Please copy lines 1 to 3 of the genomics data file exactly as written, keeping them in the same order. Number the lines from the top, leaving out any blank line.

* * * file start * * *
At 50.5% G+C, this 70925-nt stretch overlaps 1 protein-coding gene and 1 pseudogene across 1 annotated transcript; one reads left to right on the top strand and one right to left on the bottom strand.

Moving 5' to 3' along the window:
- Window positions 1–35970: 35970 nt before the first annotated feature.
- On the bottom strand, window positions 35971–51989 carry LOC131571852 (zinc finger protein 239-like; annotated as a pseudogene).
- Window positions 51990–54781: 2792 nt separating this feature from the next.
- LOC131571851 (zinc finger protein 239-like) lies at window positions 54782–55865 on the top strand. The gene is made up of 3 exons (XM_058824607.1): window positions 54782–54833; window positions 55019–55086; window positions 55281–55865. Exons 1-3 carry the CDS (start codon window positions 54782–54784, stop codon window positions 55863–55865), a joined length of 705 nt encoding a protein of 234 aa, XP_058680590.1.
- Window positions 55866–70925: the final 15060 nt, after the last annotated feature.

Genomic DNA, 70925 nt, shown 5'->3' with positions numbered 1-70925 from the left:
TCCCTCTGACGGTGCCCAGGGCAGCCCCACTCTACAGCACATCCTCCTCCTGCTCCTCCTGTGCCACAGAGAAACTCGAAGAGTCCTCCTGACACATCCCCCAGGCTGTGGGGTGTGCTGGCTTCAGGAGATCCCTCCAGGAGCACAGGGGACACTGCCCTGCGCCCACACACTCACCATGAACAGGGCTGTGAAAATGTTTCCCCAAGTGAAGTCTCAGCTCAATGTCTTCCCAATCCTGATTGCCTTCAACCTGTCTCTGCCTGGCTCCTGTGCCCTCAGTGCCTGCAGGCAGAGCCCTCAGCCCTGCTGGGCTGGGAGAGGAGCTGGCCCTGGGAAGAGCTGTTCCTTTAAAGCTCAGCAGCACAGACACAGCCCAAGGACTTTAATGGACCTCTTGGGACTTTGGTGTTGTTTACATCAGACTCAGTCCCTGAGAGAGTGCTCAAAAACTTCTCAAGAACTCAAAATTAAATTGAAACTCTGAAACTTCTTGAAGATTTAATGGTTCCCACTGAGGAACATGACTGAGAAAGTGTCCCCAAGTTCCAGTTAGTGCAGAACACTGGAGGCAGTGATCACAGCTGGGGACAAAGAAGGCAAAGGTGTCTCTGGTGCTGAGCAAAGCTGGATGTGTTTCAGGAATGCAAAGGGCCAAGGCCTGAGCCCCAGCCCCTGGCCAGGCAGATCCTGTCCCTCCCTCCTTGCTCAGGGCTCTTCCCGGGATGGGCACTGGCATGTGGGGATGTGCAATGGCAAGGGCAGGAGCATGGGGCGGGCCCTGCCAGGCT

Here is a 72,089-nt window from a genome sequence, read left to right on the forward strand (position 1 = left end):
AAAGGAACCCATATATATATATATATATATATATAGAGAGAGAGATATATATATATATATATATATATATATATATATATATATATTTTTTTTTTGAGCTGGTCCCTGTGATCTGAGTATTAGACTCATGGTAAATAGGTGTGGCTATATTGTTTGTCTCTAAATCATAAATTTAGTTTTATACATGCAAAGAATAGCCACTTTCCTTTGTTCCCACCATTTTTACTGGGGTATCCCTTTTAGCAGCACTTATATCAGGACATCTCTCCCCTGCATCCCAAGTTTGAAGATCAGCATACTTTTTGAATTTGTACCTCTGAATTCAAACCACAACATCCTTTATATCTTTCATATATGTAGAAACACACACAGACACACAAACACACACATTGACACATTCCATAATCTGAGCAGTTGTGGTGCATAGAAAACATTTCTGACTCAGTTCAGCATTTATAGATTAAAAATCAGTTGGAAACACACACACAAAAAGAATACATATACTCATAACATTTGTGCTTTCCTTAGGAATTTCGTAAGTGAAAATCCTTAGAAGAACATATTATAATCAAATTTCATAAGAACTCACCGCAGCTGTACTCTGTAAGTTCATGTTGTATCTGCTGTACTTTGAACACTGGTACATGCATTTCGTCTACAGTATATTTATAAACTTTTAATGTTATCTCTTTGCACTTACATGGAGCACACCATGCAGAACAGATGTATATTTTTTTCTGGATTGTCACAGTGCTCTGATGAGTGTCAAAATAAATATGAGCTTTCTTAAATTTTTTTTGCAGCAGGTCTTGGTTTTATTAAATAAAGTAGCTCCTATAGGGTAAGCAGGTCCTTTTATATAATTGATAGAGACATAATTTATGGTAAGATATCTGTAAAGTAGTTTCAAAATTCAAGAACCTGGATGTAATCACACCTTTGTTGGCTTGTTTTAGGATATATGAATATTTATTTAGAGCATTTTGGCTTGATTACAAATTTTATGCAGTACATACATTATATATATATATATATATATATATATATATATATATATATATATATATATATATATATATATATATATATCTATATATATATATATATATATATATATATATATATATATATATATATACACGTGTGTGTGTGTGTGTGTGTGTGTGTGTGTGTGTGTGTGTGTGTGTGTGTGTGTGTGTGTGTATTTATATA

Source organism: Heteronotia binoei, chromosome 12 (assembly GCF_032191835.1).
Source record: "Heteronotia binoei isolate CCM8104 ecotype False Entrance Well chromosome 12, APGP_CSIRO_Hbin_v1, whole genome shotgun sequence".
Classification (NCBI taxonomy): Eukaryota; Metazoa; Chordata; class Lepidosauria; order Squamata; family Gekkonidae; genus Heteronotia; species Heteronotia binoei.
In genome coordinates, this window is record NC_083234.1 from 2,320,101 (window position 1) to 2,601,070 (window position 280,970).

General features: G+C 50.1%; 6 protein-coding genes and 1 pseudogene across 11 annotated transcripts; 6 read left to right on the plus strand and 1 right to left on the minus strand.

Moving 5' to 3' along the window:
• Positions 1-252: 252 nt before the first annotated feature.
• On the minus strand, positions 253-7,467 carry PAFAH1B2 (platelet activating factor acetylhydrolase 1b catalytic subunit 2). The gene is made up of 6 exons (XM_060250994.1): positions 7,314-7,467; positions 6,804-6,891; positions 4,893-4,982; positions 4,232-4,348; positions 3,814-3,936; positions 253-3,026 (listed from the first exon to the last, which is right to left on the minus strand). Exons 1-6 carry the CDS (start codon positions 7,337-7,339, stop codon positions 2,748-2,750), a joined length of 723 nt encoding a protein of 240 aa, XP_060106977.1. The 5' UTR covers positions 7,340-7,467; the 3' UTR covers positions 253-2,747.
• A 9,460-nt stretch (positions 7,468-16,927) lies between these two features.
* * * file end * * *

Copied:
At 50.5% G+C, this 70925-nt stretch overlaps 1 protein-coding gene and 1 pseudogene across 1 annotated transcript; one reads left to right on the top strand and one right to left on the bottom strand.

Moving 5' to 3' along the window:
- Window positions 1–35970: 35970 nt before the first annotated feature.